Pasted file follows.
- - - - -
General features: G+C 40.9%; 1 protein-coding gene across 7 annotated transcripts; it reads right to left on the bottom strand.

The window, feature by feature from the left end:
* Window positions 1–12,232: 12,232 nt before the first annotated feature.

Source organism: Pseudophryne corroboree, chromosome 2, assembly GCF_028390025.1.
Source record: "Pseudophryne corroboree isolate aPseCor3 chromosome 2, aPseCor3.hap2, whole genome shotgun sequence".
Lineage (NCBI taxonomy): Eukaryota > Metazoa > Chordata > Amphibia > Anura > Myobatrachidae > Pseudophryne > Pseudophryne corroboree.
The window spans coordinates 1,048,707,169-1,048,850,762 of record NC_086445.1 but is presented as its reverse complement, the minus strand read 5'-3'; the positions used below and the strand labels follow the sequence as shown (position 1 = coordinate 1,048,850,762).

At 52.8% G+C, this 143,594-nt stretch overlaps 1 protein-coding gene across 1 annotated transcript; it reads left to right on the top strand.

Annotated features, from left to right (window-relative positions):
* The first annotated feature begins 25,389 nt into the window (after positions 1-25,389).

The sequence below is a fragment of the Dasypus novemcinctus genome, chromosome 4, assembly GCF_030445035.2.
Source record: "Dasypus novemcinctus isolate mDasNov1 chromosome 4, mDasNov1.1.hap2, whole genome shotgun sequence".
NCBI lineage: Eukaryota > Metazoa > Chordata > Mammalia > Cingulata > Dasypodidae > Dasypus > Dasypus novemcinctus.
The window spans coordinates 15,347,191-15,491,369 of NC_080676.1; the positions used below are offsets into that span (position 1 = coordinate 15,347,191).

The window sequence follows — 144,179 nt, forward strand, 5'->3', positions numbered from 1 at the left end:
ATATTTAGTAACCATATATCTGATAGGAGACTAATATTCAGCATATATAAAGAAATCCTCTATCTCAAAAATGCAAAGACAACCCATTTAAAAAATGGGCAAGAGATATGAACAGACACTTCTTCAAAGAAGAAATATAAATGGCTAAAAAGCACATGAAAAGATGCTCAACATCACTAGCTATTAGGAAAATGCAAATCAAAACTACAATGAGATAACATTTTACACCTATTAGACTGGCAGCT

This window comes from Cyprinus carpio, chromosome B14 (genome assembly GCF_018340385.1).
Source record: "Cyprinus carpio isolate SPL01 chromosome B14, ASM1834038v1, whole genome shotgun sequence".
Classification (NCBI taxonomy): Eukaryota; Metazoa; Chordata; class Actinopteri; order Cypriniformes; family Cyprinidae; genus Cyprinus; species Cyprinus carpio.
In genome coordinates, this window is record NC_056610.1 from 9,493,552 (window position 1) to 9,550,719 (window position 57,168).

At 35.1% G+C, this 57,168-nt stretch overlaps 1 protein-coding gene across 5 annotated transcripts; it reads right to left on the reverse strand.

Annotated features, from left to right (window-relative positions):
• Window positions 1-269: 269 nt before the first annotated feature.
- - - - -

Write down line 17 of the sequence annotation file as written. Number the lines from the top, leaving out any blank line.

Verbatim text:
This window comes from Cyprinus carpio, chromosome B14 (genome assembly GCF_018340385.1).